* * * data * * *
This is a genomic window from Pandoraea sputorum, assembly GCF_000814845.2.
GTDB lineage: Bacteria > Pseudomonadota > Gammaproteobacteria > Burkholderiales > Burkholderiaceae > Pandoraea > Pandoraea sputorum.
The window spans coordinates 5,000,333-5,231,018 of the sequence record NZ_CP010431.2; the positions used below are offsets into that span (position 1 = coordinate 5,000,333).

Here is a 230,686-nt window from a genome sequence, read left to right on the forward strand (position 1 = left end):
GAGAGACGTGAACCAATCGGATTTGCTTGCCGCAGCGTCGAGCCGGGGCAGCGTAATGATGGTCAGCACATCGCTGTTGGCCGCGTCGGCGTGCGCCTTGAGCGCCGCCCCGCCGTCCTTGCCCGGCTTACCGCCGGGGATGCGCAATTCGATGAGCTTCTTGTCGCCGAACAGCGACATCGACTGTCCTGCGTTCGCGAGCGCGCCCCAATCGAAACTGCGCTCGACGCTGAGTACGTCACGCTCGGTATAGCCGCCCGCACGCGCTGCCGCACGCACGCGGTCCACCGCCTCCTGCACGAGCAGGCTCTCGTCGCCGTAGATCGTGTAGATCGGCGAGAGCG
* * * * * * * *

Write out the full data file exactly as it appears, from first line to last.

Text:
This is a genomic window from Pandoraea sputorum, assembly GCF_000814845.2.
GTDB lineage: Bacteria > Pseudomonadota > Gammaproteobacteria > Burkholderiales > Burkholderiaceae > Pandoraea > Pandoraea sputorum.
The window spans coordinates 5,000,333-5,231,018 of the sequence record NZ_CP010431.2; the positions used below are offsets into that span (position 1 = coordinate 5,000,333).

Here is a 230,686-nt window from a genome sequence, read left to right on the forward strand (position 1 = left end):
GAGAGACGTGAACCAATCGGATTTGCTTGCCGCAGCGTCGAGCCGGGGCAGCGTAATGATGGTCAGCACATCGCTGTTGGCCGCGTCGGCGTGCGCCTTGAGCGCCGCCCCGCCGTCCTTGCCCGGCTTACCGCCGGGGATGCGCAATTCGATGAGCTTCTTGTCGCCGAACAGCGACATCGACTGTCCTGCGTTCGCGAGCGCGCCCCAATCGAAACTGCGCTCGACGCTGAGTACGTCACGCTCGGTATAGCCGCCCGCACGCGCTGCCGCACGCACGCGGTCCACCGCCTCCTGCACGAGCAGGCTCTCGTCGCCGTAGATCGTGTAGATCGGCGAGAGCG